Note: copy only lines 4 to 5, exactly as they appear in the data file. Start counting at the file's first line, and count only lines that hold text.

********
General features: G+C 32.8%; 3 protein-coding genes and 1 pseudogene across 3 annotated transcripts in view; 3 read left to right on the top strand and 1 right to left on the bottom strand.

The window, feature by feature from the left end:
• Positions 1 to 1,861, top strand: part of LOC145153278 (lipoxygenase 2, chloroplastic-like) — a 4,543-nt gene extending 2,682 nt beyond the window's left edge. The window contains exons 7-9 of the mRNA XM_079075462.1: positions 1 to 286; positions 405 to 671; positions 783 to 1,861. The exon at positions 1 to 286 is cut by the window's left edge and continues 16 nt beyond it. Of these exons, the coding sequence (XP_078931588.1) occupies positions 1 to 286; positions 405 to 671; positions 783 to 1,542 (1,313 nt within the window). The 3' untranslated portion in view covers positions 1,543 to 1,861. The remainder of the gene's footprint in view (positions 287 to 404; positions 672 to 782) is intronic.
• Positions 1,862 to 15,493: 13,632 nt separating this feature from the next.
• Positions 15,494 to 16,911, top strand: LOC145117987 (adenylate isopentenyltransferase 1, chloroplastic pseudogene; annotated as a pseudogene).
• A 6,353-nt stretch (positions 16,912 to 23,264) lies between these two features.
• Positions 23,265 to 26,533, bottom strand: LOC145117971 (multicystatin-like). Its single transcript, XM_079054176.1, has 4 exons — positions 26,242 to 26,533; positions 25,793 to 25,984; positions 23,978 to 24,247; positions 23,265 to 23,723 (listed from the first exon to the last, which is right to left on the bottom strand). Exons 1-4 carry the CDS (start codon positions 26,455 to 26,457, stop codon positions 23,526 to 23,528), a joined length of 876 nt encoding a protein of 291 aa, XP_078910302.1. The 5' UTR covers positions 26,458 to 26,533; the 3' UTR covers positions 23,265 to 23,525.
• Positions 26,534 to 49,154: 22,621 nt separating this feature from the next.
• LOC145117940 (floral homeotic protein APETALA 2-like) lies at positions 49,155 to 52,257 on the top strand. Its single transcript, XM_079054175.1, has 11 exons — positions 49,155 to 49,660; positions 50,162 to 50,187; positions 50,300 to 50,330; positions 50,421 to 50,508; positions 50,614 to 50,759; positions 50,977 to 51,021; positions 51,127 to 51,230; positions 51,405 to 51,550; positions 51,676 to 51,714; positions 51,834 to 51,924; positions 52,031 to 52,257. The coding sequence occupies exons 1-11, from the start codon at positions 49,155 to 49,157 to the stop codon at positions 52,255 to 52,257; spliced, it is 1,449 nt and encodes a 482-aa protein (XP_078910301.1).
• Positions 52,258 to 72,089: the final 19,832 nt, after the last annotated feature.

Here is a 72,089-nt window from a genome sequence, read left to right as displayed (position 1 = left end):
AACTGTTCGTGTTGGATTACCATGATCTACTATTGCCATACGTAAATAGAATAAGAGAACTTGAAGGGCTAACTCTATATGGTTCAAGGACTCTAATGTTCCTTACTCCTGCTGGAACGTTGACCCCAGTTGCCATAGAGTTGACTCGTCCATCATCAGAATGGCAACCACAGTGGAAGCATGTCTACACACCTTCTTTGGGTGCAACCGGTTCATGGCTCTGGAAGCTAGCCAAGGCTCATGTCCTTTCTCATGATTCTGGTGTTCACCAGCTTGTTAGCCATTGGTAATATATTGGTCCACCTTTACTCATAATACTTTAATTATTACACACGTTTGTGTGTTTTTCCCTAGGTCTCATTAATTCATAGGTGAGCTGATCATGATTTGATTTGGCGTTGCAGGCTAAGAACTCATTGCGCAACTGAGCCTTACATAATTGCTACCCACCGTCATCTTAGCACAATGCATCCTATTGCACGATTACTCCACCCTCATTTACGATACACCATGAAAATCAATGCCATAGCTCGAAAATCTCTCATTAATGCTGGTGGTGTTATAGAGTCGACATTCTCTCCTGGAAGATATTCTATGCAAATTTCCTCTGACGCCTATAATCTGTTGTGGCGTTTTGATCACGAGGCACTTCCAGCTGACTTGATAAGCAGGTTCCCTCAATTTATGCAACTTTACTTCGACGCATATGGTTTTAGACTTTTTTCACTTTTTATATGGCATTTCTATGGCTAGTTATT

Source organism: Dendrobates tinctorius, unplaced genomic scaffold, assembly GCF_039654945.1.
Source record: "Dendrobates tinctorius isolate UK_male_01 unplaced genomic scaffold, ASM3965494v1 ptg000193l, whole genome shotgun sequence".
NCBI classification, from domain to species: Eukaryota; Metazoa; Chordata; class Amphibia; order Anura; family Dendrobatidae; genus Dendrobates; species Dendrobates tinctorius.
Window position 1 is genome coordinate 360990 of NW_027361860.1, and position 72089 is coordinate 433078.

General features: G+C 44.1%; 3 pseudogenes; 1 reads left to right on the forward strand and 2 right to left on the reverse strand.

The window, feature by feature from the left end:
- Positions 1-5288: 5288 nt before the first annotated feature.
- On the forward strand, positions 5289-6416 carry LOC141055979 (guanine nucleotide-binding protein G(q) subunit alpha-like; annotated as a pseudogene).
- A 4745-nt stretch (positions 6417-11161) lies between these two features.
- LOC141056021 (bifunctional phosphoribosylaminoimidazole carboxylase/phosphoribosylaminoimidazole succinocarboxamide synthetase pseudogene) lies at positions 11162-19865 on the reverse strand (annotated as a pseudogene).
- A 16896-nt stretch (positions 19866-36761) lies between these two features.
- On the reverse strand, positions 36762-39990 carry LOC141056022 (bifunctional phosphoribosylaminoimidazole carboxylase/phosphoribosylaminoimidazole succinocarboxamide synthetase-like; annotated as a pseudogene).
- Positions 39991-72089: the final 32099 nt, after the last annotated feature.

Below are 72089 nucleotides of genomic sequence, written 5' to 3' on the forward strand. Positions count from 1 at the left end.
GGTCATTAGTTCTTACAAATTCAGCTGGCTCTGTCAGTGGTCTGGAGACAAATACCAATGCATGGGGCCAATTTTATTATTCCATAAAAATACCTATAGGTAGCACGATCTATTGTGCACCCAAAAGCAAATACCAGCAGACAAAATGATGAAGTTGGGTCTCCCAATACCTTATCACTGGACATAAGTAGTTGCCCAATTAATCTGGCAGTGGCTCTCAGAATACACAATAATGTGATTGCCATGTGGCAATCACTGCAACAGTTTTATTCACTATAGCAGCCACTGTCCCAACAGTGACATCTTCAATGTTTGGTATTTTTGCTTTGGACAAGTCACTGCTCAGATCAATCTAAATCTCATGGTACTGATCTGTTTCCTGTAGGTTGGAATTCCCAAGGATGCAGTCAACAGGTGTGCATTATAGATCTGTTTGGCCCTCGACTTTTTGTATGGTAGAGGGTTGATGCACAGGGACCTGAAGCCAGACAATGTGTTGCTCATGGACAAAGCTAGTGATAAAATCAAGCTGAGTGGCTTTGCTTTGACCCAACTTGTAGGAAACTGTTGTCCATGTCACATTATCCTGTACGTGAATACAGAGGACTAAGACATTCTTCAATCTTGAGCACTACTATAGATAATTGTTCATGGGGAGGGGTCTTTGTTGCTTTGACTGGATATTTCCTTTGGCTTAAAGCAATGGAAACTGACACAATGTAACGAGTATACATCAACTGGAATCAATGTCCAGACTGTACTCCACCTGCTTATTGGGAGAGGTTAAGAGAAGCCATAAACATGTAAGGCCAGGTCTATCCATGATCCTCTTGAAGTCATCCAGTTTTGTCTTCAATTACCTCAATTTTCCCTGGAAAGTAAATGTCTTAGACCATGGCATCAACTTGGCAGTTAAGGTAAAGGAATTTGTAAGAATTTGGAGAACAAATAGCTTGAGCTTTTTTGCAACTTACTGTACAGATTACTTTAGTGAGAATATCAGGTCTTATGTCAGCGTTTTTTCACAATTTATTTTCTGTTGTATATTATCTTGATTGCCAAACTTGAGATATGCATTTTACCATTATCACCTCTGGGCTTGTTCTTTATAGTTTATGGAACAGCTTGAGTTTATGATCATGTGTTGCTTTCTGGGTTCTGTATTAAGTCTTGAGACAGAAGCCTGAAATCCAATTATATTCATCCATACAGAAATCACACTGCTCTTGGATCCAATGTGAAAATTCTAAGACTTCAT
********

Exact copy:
• Positions 1,862 to 15,493: 13,632 nt separating this feature from the next.
• Positions 15,494 to 16,911, top strand: LOC145117987 (adenylate isopentenyltransferase 1, chloroplastic pseudogene; annotated as a pseudogene).